Self Compacting Concrete

 When large quantity of heavy reinforcement is to be placed in a reinforced concrete (RC) member, it is difficult to ensure that the formwork gets completely filled with concrete, that is, fully compacted without voids or honeycombs. Compaction by manual or by mechanical vibrators is very difficult in this situation. The typical method of compaction, vibration, generates delays and additional cost in the projects. Underwater concreting always required fresh concrete, which could be placed without the need to compaction; in such circumstances vibration had been simply impossible. This problem can now be solved with self-compacting concrete.This type of concrete flows easily around the reinforcement and into all corners of the formwork. Self-compacting concrete (SCC) describes a concrete with the ability to compact itself only by means of its own weight without the requirement of vibration. Self-compacting concrete also known as Self-consolidating concrete or self levelling concrete.Fig.1 shows the flow of Self-compacting concrete.
            Self-compacting concrete is placed or poured in the same way as ordinary concrete but without vibration. It is very fluid and can pass around obstructions and fill all the nooks and corners without the risk of either mortar or other ingredients of concrete separating out, at the same time there are no entrapped air or rock pockets. This type of concrete mixture does not require any compaction and is saves time, labour and energy. The surface finish produced by self-compacting concrete is exceptionally good and patching will not be necessary.
            Self-compacting concrete has been successfully used in France, Denmark, the Netherlands and UK, apart from Japan. It is gaining wide acceptability because no vibration is needed and noise pollution is eliminated. The construction process is safer and more productive. 









                              Fig.1-Flow of SCC


The Materials used in SCC are the same as in conventional concrete except that an excess of fine material and chemical admixtures are used. Also, a viscosity-modifying agent (VMA) will be required because slight variations in the amount of water or in the proportions of aggregate and sand will make the SCC unstable, that is, water or slurry may separate from the remaining material.  The powdered materials are fly ash, silica fume, lime stone powder, glass filler and quartzite filler. The use of pozzolanic materials helps the SCC to flow better. The pozzolanic reaction in SCC, as well as in Conventional Slump Concrete (CSC), provides more durable concrete to permeability and chemical attacks.

To achieve a high workability and avoid obstruction by closely spaced reinforcing, SCC is designed with limits on the nominal maximum size (NMS) of the aggregate, the amount of aggregate and aggregate grading. However, when the workability is high, the potential for segregation and loss of entrained air voids increases. These problems can be alleviated by designing a concrete with a high fine-to-coarse-aggregate ratio, a low water–cementitious material ratio (w/cm), good aggregate grading, and a high-range water-reducing admixture (HRWRA).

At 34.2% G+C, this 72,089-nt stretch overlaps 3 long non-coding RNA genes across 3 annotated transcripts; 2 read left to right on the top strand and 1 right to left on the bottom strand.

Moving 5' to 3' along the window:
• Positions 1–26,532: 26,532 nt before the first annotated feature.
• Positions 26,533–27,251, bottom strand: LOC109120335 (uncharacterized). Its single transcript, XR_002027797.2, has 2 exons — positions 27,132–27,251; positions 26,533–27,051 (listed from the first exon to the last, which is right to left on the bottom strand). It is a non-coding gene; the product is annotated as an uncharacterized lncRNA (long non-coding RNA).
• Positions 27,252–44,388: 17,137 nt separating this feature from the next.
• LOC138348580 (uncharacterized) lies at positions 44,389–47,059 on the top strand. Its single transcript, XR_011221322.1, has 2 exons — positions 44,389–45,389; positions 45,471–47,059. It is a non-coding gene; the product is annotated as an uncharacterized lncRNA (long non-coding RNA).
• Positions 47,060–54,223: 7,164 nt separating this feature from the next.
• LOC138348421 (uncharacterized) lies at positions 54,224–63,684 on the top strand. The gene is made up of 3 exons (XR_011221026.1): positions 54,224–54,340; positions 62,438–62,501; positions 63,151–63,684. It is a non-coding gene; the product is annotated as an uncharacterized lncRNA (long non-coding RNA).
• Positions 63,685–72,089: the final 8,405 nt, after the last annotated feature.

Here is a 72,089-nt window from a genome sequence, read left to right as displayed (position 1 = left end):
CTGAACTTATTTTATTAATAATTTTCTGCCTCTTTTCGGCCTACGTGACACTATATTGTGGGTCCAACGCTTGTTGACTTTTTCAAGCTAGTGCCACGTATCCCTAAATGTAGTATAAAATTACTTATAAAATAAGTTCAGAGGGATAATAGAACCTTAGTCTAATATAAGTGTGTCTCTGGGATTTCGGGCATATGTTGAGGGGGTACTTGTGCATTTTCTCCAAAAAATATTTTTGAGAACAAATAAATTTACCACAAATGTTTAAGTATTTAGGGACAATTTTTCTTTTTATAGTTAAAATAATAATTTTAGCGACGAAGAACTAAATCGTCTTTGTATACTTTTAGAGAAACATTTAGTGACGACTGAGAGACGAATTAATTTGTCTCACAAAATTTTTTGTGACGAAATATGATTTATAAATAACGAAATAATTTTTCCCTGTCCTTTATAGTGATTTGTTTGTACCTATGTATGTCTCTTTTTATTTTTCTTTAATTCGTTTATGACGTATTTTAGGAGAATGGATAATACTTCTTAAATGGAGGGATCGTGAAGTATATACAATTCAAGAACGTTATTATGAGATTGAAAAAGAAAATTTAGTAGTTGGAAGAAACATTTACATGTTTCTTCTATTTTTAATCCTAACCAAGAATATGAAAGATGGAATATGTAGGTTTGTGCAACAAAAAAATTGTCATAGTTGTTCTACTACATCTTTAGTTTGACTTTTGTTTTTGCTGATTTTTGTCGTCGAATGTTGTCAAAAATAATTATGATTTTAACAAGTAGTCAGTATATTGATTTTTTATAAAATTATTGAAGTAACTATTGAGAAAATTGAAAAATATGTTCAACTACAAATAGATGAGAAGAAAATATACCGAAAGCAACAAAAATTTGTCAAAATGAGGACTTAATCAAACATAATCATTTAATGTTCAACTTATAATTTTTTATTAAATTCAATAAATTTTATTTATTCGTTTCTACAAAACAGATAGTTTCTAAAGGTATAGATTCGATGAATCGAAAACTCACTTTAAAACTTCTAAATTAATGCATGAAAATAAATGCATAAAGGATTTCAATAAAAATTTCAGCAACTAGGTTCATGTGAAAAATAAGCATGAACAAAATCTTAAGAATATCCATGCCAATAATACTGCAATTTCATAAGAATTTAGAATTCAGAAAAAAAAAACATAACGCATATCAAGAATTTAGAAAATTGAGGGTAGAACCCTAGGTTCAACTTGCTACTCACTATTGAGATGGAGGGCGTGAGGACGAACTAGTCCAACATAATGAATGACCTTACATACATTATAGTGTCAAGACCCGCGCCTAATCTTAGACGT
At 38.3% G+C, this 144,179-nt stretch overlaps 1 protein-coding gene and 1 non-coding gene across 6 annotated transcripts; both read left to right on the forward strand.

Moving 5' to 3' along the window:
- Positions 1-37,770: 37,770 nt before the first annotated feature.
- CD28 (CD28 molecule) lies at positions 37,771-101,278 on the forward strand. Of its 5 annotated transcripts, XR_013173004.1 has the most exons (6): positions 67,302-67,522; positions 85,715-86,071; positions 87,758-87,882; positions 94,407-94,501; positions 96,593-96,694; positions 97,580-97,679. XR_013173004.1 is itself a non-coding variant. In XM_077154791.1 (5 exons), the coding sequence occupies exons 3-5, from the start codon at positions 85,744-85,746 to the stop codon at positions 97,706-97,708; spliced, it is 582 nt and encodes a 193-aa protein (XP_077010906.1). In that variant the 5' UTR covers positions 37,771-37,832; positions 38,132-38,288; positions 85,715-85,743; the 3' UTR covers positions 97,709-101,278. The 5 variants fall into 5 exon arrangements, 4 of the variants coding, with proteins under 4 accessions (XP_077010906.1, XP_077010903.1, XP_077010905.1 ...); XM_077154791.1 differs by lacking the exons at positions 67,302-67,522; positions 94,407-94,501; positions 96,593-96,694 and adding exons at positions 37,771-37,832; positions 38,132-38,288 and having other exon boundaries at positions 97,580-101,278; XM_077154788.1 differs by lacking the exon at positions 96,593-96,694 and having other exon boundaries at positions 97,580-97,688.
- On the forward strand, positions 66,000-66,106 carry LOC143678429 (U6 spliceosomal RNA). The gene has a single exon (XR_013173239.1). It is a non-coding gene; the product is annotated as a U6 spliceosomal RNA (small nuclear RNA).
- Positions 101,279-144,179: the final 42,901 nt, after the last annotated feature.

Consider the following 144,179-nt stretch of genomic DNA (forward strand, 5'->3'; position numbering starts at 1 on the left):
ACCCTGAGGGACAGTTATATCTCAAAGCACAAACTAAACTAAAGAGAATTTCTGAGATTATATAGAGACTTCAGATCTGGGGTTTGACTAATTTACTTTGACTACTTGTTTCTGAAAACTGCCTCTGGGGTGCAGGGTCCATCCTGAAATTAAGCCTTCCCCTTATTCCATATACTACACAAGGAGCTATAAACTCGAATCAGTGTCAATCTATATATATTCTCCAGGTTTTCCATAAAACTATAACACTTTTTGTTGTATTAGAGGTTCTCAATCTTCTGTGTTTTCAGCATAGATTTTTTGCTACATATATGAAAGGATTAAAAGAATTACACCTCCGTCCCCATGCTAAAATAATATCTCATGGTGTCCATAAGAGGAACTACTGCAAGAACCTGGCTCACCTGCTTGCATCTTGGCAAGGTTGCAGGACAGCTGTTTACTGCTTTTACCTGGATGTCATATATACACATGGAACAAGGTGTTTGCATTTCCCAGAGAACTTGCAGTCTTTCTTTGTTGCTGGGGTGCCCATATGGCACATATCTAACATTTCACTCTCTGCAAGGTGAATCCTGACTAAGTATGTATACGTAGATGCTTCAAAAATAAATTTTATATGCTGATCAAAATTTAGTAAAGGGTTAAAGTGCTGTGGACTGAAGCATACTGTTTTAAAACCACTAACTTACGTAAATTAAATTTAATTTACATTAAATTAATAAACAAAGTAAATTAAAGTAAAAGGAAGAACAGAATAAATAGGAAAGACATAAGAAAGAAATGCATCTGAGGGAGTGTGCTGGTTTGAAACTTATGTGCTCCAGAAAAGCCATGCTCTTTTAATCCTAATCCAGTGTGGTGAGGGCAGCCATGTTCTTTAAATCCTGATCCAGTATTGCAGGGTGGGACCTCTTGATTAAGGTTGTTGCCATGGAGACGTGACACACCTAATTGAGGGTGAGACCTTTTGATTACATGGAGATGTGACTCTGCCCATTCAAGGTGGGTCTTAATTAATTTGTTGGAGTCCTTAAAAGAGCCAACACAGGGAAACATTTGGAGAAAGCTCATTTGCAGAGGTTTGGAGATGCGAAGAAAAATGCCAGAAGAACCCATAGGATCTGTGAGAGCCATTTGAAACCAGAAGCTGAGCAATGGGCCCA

Following are bases which are commonly used as superplasticizers.
  • Modified Lignosulfonates (MLS).
  • Sulfonated Melamine Formaldehyde (SMF)
  • Sulfonated Naphthalene Formaldehyde(SNF)
  • Acrylic Polymer based(AP)
v  Copolymer of  Carboxylic Acrylic
v  Acid with Acrylic Ester(CAE)
v  Cross Linked  Acrylic  Ploymer(CLAP)
v  Polycarboxylatethers(PCE)
v  Multicarboxylatethers(MCE)
v  Polyacrylates
  • Combination of above
   Different bases of New Generation super Plasticizers or High Water reducing agents(HRWRA) have different water reduction capacities. The advantage of this water reduction can be taken either to increase the strength as in high strength concrete or to obtain  a better flowability as in case of self compacting concrete.

Based on the original conception of Okamura and Ozawa, in general three types of SCC can be distinguished:
a) Powder type self compacting concrete: This is proportion ed to give the required self compatibility by reducing by reducing the water-powder (material < 0.1mm) ratio and provide adequate segregation resistance. Superplasticizers and air entraining admixtures give the required deformability.
b) Viscosity agent type self compacting concrete:  This type is proportioned to provide self compaction by the use of a viscosity modifying admixture to provide segregation resistance.Superplasticizers and air entrainment admixtures are used for obtaining the desired deformability.
c)combination type  self compacting concrete: This type is proportioned so as to obtain self  compatibility mainly  by reducing the water powder ratio, as in the powder type ,and a viscosity modifying admixture is added to reduce the quality of fluctuation of the fresh concrete due to  the variation of  the surface moisture content of the aggregates and their gradations during  the production .This facilitates the production control of the  concrete.

Test Methods for Self Compatibility
          Conventional workability tests, devised for normal ranges of concrete mixtures are not adequate for self-compacting concrete, because they are not sensitive enough to detect the tendency to segregation.  For example, a slump test may show collapse, ( a slump of say 280 mm) and yet in one case the mixture may be stable and in other cases either the aggregate may settle down or the slurry may tend to “run”.  Therefore test equipment was fabricated for judging the following characteristics.
(1)   Self-compatibility: The U-tube test gives an indication of the resistance of the mixture to flow round obstructions in a U-type mould, Fig 2.  This test also detects the tendency of the coarse aggregate particles to stay back or settle down, when the mixture flows through closely-spaced reinforcements.